Maple and Vine American Conservatory Theater, 415 Geary, SF; (415) 749-2228, www.act-sf.org. $10-95. Tue-Sat, 8pm (also Wed and Sat, 2pm); Sun, 2pm (Sun/15, show at 7pm). Through April 22. ACT performs the West Coast premiere of Jordan Harrison's play about a 21st century couple drawn into a community of people who live as if it's the 1950s.
The Real Americans Marsh Studio Theater, 1062 Valencia, SF; (415) 282-3055, www.themarsh.org. $25-50. Fri/13, 8pm; Sat/14, 5pm. Dan Hoyle revives his hit solo show about small-town America.
Waiting for Godot New venue: SF Playhouse Stage Two, 533 Sutter, SF; (415) 336-3522, www.tidestheatre.org. $20-32. Thu/12, 7pm; Fri/13-Sat/14, 8pm. The fuchsia papier-mâché tree and swirling grey-on-white floor pattern (courtesy of scenic designer Richard Colman) lend a psychedelic accent to the famously barren landscape inhabited by Vladimir (Keith Burkland) and Estragon (Jack Halton) in this production of the Samuel Beckett play by newcomers Tides Theatre. The best moments here broadcast the brooding beauty of the avant-garde classic, with its purposely vague but readily familiar world of viciousness, servility, trauma, want, fear, grudging compassion, and the daring, fragile humor that can look it all squarely in the eye. (Avila)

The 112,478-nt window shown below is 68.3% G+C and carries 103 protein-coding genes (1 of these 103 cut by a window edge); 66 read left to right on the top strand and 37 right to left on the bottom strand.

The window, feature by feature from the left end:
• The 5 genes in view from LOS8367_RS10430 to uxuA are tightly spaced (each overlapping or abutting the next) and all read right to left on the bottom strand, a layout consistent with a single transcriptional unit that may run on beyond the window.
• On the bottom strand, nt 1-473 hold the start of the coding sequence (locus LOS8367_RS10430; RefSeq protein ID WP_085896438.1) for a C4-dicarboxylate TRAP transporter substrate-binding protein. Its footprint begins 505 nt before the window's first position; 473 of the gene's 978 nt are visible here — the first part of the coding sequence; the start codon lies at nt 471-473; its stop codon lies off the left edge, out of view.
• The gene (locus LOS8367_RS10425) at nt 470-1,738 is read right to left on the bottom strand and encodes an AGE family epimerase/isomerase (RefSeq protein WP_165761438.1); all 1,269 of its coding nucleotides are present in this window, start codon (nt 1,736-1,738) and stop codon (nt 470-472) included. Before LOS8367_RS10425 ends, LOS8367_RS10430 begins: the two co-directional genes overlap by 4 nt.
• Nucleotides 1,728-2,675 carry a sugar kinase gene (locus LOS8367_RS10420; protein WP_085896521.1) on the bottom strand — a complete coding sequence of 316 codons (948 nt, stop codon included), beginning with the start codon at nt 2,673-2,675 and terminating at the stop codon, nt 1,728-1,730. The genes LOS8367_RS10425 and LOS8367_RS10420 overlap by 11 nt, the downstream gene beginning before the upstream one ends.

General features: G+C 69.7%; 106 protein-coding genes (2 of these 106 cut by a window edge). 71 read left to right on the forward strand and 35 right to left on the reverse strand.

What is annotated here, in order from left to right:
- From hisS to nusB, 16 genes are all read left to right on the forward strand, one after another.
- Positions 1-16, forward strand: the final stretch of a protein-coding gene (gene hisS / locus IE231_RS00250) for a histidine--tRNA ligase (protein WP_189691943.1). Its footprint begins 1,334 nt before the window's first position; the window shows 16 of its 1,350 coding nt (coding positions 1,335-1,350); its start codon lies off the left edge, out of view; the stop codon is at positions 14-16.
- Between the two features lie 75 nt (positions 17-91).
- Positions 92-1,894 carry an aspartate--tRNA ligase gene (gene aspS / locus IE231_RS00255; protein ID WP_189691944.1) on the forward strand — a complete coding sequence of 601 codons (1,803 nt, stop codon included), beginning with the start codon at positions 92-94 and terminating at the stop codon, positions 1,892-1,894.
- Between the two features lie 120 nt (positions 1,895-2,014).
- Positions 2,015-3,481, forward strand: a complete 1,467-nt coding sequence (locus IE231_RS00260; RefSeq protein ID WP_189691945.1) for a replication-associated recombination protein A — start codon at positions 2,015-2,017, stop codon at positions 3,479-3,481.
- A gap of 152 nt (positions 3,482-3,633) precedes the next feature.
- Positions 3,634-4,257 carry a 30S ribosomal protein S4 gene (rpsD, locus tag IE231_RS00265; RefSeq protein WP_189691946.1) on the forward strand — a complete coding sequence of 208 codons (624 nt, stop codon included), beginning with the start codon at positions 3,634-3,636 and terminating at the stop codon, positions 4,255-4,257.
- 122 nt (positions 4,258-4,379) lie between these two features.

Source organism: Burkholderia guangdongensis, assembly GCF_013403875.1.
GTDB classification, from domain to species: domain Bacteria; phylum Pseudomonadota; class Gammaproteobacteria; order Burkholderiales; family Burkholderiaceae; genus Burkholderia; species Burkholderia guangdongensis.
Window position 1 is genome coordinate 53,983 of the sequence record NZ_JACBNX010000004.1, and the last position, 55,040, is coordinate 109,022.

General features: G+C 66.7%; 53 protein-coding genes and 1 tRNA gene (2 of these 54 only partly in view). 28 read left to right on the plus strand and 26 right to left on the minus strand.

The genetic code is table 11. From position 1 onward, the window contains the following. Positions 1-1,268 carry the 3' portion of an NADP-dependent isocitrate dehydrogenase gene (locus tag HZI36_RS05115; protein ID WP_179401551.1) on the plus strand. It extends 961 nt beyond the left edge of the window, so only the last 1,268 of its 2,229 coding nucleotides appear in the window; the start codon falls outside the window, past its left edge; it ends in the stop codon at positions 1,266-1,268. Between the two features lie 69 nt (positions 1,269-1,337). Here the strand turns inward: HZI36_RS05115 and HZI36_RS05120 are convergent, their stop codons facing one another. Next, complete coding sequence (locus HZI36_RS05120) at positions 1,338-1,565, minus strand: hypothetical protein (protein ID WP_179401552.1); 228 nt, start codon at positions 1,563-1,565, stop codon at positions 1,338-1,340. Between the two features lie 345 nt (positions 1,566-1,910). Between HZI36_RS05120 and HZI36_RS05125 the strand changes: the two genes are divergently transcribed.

The Waiting Period MainStage, Marsh San Francisco, 1062 Valencia, SF; (415) 282-3055, www.themarsh.org. $15-50. Fri, 8pm; Sat, 5pm. Extended through April 27. Brian Copeland (comedian, TV and radio personality, and creator-performer of the long-running solo play Not a Genuine Black Man) returns to the Marsh with a new solo, this one based on more recent and messier events in Copeland's life. The play concerns an episode of severe depression in which he considered suicide, going so far as to purchase a handgun the title coming from the legally mandatory 10-day period between purchasing and picking up the weapon, which leaves time for reflections and circumstances that ultimately prevent Copeland from pulling the trigger. A grim subject, but Copeland (with co-developer and director David Ford) ensures there's plenty of humor as well as frank sentiment along the way. The actor peoples the opening scene in the gun store with a comically if somewhat stereotypically rugged representative of the Second Amendment, for instance, as well as an equally familiar "doood" dude at the service counter. Afterward, we follow Copeland, a just barely coping dad, home to the house recently abandoned by his wife, and through the ordinary routines that become unbearable to the clinically depressed. Copeland also recreates interviews he's made with other survivors of suicidal depression. Telling someone about such things is vital to preventing their worst outcomes, says Copeland, and telling his own story is meant to encourage others. It's a worthy aim but only a fitfully engaging piece, since as drama it remains thin, standing at perhaps too respectful a distance from the convoluted torment and alienation at its center. (Avila)